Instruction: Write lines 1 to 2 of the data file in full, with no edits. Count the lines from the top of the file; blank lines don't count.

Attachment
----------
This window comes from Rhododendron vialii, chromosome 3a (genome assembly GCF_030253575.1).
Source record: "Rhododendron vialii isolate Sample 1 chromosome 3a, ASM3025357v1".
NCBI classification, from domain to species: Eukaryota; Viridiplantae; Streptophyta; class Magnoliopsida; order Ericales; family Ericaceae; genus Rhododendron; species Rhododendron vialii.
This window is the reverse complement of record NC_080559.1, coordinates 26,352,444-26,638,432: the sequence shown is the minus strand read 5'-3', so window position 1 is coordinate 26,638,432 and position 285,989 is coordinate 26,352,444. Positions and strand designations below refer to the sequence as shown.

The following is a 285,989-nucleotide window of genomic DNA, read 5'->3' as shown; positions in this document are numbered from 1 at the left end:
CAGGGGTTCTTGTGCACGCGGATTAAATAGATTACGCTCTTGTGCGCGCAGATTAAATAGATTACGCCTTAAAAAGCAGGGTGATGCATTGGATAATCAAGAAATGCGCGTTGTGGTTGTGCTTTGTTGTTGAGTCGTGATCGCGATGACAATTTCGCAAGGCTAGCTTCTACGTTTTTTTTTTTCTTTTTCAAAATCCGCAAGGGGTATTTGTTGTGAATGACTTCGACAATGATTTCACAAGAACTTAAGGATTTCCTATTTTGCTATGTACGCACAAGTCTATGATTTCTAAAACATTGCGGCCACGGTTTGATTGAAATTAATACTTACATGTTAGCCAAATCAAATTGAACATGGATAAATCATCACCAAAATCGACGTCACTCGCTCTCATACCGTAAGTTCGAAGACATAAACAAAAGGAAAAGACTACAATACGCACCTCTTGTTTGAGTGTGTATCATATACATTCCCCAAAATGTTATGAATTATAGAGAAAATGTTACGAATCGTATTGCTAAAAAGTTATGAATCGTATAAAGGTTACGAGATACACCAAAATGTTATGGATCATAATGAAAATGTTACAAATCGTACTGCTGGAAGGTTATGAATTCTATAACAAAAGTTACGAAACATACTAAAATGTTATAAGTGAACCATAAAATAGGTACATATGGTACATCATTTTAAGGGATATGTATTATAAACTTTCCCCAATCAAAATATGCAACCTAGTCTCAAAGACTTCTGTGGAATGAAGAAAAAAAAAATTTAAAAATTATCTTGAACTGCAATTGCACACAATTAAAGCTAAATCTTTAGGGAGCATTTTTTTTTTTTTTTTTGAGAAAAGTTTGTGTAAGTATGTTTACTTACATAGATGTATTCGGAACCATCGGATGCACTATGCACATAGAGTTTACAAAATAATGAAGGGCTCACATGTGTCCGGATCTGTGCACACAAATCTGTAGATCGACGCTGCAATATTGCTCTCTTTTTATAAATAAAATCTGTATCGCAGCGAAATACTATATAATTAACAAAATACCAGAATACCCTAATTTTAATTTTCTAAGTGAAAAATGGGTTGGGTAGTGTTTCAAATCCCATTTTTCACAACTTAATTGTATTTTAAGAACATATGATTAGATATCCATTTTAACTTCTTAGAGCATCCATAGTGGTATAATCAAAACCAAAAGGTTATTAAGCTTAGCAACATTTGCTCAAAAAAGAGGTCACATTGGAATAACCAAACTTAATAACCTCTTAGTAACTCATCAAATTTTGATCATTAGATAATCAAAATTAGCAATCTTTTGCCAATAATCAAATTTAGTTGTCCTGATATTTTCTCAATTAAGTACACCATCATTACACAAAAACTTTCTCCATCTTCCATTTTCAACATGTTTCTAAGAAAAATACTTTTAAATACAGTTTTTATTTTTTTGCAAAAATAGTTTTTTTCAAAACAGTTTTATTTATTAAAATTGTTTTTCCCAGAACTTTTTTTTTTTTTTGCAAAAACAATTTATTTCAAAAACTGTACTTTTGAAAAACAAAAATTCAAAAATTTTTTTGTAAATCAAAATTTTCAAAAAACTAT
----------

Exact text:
This window comes from Rhododendron vialii, chromosome 3a (genome assembly GCF_030253575.1).
Source record: "Rhododendron vialii isolate Sample 1 chromosome 3a, ASM3025357v1".